The eastern delegates returned to Constantinople by way of Venice. While there they celebrated Divine Liturgy. Anthony, Metropolitan of Heraclia, was the celebrant. The Liturgy was celebrated in a Latin Church and, as Siropoulos states: “We celebrated on our own antimins, with our own sacred vessels, as we had previously done in Latin houses, in accordance with the customs and rubrics of the Church.” During the Liturgy the Creed was read from the top of the ambo without the ‘addition’. The Pope’s name was not mentioned” (Memoir 530).
The easterners finally returned to Constantinople on the 1st of February 1440, but were received by the populace and the clergy as traitors. They were treated everywhere with derision. The reaction of the clergy of the Great Church of St. Sophia was such that they refused to serve together with those that had signed the act of union (Memoir 546). The Emperor himself had to often intervene. Many of the priest were so adamant in their position that they forsook serving in their churches. The number of people attending Divine Services dwindled. Such was the spontaneous reaction of the Orthodox clergy and people, despite the fact that the Pope’s name was never mentioned at the Liturgy, nor was the Creed read with the filioque clause. In fact, the decree of official union was not even publicly read in that city.
Many of those who had been delegates to the ill-fated council confessed as to how the entire process had missed the point entirely. Metropolitan Anthony of Heraclia stated: “What took place in Florence was evil and unfortunate, destructive to the Orthodox Faith and done under duress. I did a wicked thing in signing it, I was forced to, and my hand which held the pen should be cut off” (Memoir 548-550).
Siropoulos goes on to comment on some incidents that took place after Florence. There was, it seems, difficulty finding a candidate to fill the vacant position of Patriarch. Anthony of Heraclia and Dorotheos of Trebizond refused the position since it entailed effecting the union, an impossible task. Finally, Metropolitan Metrophanes of Cyzicus (1440-43) who was in favor of the union, was given the position. The people would not come to receive his blessing (Memoir 554-556). Siropoulos mentions the case of a village priest who had been present at the election of the new Patriarch and also at his enthronement. Upon returning to his parish he discovered that the people had stopped coming to his services, even to the Liturgy. the respected Metropolitans of Heraclia, Trebizond and Ephesus did not commune with the new Patriarch.
The motivation for this false union was always of a political nature. The Christian Empire that had once stretched from Persia to Scotland was now no bigger than the city of Constantinople itself. The union was supposed to bring western military aid to the beleaguered citizens. It did not. The Lord Himself finally abandoned to the world those who had turned to the world for their salvation and who had abandoned Faith in Him. Fifteen years after the signing of the union of Florence the new moon and star of the false prophet Muhammad rose over the walls of the city for the first time. It remains there to this day as a warning to us not to turn to the world for our salvation, for if we do, we shall have the world as our master to determine the kind of peace for us that satisfies them.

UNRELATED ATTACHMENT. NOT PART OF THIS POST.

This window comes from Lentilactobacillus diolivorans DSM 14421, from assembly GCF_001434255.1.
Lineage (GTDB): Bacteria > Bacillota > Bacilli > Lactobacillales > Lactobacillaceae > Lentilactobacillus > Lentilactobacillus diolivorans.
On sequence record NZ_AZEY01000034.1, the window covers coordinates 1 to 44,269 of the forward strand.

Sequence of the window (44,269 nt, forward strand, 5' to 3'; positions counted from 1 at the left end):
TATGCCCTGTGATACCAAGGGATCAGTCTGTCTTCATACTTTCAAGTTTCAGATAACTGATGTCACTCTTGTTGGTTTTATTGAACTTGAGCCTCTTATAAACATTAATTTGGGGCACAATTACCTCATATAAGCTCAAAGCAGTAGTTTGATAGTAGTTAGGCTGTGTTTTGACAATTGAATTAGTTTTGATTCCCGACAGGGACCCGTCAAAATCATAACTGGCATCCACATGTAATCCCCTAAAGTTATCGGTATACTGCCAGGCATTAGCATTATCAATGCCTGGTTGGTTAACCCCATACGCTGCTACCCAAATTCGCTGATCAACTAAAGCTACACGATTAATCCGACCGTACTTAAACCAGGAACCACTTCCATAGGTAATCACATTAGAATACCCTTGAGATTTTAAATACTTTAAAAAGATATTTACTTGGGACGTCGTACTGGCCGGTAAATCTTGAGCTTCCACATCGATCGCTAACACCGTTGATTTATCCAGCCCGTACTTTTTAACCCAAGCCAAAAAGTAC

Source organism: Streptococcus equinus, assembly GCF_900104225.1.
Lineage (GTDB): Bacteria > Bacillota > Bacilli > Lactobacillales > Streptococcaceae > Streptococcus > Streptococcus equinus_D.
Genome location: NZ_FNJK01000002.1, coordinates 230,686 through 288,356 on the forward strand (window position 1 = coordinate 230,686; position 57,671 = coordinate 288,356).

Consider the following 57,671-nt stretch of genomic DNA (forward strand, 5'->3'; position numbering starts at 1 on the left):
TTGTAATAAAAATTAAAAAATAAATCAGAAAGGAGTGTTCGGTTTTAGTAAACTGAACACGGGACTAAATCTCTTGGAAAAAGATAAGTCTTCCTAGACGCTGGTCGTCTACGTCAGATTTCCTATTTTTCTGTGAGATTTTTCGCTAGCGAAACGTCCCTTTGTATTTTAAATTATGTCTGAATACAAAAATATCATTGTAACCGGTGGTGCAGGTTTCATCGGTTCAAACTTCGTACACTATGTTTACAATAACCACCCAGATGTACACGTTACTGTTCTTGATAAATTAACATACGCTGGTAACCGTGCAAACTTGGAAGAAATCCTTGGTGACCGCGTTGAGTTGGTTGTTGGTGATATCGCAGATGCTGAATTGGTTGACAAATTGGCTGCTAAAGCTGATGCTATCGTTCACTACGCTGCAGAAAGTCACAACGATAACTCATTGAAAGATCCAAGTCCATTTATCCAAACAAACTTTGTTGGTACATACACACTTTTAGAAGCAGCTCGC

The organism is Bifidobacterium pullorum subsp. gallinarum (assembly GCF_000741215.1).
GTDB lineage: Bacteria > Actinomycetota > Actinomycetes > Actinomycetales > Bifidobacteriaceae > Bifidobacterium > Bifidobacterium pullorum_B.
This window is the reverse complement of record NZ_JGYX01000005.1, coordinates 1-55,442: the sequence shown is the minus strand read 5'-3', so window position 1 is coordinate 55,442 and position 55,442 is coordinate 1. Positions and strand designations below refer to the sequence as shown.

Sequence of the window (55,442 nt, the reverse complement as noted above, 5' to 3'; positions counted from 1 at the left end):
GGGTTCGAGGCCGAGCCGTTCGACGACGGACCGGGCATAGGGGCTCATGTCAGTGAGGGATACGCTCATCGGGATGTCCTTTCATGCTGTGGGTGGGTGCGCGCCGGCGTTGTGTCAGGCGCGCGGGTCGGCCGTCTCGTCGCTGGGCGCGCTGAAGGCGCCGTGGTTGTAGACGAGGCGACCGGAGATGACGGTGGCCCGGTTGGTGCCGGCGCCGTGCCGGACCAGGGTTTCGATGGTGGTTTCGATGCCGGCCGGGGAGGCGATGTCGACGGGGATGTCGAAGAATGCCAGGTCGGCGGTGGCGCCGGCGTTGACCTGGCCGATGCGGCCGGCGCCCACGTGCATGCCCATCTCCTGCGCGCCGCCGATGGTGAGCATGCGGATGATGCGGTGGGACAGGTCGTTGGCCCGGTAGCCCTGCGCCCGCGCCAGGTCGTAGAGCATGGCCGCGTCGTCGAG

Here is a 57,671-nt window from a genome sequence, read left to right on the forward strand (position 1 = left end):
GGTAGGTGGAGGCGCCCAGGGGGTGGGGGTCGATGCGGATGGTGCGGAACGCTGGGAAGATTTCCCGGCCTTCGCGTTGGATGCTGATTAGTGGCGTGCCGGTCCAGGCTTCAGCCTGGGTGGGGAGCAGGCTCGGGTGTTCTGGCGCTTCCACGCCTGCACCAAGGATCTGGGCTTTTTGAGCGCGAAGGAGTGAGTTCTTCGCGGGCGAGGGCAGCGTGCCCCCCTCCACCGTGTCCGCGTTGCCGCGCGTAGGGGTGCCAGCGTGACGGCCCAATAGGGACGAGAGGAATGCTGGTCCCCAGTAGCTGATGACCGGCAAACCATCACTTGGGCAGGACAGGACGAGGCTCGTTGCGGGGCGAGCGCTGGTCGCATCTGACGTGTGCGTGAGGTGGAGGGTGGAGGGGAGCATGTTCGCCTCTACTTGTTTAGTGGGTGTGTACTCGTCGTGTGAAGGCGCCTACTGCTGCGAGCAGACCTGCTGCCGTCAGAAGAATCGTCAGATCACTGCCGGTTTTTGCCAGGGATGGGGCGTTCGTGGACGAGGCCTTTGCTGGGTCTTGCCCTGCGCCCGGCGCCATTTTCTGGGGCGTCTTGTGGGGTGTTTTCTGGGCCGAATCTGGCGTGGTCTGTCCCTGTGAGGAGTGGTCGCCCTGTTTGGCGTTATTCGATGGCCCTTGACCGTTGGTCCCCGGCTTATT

So the Western world has constantly proven, for having the power to easily do otherwise, it has given Constantinople to modern day Turkey, leaving Greece insignificant on its periphery – a clear testimony as to how they perceive the Greek Fathers and Christian Byzantium. Collaboration with the West has constantly undermined the position of Orthodoxy in the world. Orthodox leaders themselves are primarily to blame for not turning to God as their only source of salvation, and boldly confessing the true faith before the threatening world, as the martyrs did of old. Those martyrs triumphed over their enemies and subjected the entire Empire to the dominion of Christ, whereas our contemporary witnesses before the world are betraying the One Faith in the Orthodox God. As a consequence of not trusting in God, even that which we have is being taken from us and given to others. God alone is the Savior of the Orthodox. He is bound to us as to His own Body, and He has promised to preserve us in spite of those who turn away to the world. Our main obligation as Orthodox Christians is thus to remain faithful to the Lord as He is to us, and as zealous for Orthodoxy.
I was a little perturbed by the term used above, ‘the Orthodox God’, in the conclusion of this series. I have created this special blog to collect these posts in one continuous narrative by copying them from Again and Again, the weblog of Fr Milovan Katanic. The original text was published by a South African monastery under the jurisdiction of the Old Calendar Church of Greece. I am not an Orthodox zealot, but I am also definitely not an ecumenist in the current meaning of the term. What I believe about the unity of the Church is no secret, as I have written about it extensively in my main blog, Cost of Discipleship, and in fact my beliefs and opinions are of little value. But I do hope that all readers of this special blog understand, there is no such thing as an ‘Orthodox God’ except in the sense of ‘what Orthodox Christianity dogmatizes about God the Holy Trinity.’ As Archimandrite Vasileios writes in his book Hymn of Entry (page 18), “the Gospel cannot be understood outside the Church nor dogma outside worship.” I agree without reservation with everything the archimandrite writes in this book about ecumenism, especially with regard to the papacy, and I recommend it to your further reading in understanding what the unity of the Church really is.